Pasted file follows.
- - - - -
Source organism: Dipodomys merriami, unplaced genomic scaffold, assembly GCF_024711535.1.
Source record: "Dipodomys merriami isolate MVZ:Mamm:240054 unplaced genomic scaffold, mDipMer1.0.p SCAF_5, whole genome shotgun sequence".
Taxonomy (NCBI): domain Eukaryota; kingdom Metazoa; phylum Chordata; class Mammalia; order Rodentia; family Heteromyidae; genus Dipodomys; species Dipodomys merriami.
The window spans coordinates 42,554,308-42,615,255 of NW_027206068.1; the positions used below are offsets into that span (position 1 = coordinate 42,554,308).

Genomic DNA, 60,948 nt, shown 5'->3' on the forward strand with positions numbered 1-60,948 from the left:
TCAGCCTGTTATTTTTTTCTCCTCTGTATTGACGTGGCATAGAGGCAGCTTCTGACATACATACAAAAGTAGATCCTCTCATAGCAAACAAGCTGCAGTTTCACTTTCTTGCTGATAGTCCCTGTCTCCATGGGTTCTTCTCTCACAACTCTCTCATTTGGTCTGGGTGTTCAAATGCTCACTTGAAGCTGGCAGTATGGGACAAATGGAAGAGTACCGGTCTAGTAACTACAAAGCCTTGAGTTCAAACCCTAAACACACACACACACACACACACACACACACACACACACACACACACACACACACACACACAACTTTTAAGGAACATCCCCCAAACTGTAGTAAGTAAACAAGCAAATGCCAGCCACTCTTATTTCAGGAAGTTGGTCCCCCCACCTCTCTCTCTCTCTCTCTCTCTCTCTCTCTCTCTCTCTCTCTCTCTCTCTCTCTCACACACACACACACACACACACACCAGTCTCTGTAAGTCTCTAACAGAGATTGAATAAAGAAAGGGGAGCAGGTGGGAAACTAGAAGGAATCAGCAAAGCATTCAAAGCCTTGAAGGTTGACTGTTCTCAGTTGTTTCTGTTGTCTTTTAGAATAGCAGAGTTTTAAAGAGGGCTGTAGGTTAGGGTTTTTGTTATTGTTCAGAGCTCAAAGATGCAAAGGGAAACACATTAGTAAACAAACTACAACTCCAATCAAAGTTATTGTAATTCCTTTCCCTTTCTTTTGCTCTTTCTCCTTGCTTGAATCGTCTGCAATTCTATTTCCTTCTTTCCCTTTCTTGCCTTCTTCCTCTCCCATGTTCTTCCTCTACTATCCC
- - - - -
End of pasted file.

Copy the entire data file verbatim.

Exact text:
Source organism: Dipodomys merriami, unplaced genomic scaffold, assembly GCF_024711535.1.
Source record: "Dipodomys merriami isolate MVZ:Mamm:240054 unplaced genomic scaffold, mDipMer1.0.p SCAF_5, whole genome shotgun sequence".
Taxonomy (NCBI): domain Eukaryota; kingdom Metazoa; phylum Chordata; class Mammalia; order Rodentia; family Heteromyidae; genus Dipodomys; species Dipodomys merriami.
The window spans coordinates 42,554,308-42,615,255 of NW_027206068.1; the positions used below are offsets into that span (position 1 = coordinate 42,554,308).

Genomic DNA, 60,948 nt, shown 5'->3' on the forward strand with positions numbered 1-60,948 from the left:
TCAGCCTGTTATTTTTTTCTCCTCTGTATTGACGTGGCATAGAGGCAGCTTCTGACATACATACAAAAGTAGATCCTCTCATAGCAAACAAGCTGCAGTTTCACTTTCTTGCTGATAGTCCCTGTCTCCATGGGTTCTTCTCTCACAACTCTCTCATTTGGTCTGGGTGTTCAAATGCTCACTTGAAGCTGGCAGTATGGGACAAATGGAAGAGTACCGGTCTAGTAACTACAAAGCCTTGAGTTCAAACCCTAAACACACACACACACACACACACACACACACACACACACACACACACACACACACACACACAACTTTTAAGGAACATCCCCCAAACTGTAGTAAGTAAACAAGCAAATGCCAGCCACTCTTATTTCAGGAAGTTGGTCCCCCCACCTCTCTCTCTCTCTCTCTCTCTCTCTCTCTCTCTCTCTCTCTCTCTCTCTCTCTCACACACACACACACACACACACACCAGTCTCTGTAAGTCTCTAACAGAGATTGAATAAAGAAAGGGGAGCAGGTGGGAAACTAGAAGGAATCAGCAAAGCATTCAAAGCCTTGAAGGTTGACTGTTCTCAGTTGTTTCTGTTGTCTTTTAGAATAGCAGAGTTTTAAAGAGGGCTGTAGGTTAGGGTTTTTGTTATTGTTCAGAGCTCAAAGATGCAAAGGGAAACACATTAGTAAACAAACTACAACTCCAATCAAAGTTATTGTAATTCCTTTCCCTTTCTTTTGCTCTTTCTCCTTGCTTGAATCGTCTGCAATTCTATTTCCTTCTTTCCCTTTCTTGCCTTCTTCCTCTCCCATGTTCTTCCTCTACTATCCC